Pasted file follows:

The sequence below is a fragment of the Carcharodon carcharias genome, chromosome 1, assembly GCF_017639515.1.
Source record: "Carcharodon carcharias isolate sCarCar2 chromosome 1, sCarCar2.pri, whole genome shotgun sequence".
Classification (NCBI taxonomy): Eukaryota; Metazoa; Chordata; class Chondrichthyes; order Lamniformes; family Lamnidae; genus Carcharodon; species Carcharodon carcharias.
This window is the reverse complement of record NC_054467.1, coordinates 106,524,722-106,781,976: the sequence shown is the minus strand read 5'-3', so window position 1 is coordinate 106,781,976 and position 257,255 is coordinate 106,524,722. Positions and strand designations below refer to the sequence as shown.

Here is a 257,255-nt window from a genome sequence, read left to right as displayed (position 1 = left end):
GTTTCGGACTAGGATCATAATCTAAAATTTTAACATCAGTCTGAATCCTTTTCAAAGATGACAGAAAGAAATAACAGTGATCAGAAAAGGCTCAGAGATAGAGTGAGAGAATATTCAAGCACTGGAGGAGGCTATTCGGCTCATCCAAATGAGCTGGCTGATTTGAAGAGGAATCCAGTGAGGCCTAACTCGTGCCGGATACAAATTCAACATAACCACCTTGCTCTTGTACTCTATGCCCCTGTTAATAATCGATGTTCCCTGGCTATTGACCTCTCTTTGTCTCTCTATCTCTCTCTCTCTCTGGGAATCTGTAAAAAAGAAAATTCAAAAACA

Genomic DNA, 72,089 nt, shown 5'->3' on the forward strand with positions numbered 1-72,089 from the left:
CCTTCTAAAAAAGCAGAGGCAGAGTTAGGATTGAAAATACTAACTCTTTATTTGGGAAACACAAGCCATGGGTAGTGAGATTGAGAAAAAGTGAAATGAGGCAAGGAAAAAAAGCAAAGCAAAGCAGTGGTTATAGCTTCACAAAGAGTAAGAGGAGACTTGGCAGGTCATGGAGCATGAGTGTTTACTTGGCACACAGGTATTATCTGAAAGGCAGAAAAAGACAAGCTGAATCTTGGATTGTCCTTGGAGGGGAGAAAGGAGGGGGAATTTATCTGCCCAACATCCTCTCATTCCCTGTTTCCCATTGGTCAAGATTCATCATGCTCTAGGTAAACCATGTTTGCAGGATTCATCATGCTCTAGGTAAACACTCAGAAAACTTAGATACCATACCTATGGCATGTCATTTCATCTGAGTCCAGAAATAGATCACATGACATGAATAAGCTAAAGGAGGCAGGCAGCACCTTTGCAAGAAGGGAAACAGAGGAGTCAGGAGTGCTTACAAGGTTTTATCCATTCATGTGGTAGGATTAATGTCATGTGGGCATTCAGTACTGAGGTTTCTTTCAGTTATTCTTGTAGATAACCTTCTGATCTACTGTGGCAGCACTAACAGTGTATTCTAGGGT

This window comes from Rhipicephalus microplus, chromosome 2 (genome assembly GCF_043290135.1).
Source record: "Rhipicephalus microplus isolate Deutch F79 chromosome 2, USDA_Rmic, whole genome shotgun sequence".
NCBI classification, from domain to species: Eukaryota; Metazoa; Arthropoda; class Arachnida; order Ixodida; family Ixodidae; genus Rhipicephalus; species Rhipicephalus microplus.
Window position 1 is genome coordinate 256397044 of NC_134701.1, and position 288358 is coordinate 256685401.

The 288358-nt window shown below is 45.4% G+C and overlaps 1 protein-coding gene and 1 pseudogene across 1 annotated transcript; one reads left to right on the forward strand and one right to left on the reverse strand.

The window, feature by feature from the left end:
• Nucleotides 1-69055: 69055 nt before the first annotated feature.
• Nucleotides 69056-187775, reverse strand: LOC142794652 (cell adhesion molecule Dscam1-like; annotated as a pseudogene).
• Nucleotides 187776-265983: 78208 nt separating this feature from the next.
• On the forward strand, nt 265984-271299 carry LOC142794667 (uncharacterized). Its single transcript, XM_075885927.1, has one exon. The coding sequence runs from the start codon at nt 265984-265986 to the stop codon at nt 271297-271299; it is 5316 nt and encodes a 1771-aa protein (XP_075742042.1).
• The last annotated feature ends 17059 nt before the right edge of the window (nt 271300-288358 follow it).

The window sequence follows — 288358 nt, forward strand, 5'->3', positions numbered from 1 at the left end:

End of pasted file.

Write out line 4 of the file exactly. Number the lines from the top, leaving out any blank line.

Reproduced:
This window is the reverse complement of record NC_054467.1, coordinates 106,524,722-106,781,976: the sequence shown is the minus strand read 5'-3', so window position 1 is coordinate 106,781,976 and position 257,255 is coordinate 106,524,722. Positions and strand designations below refer to the sequence as shown.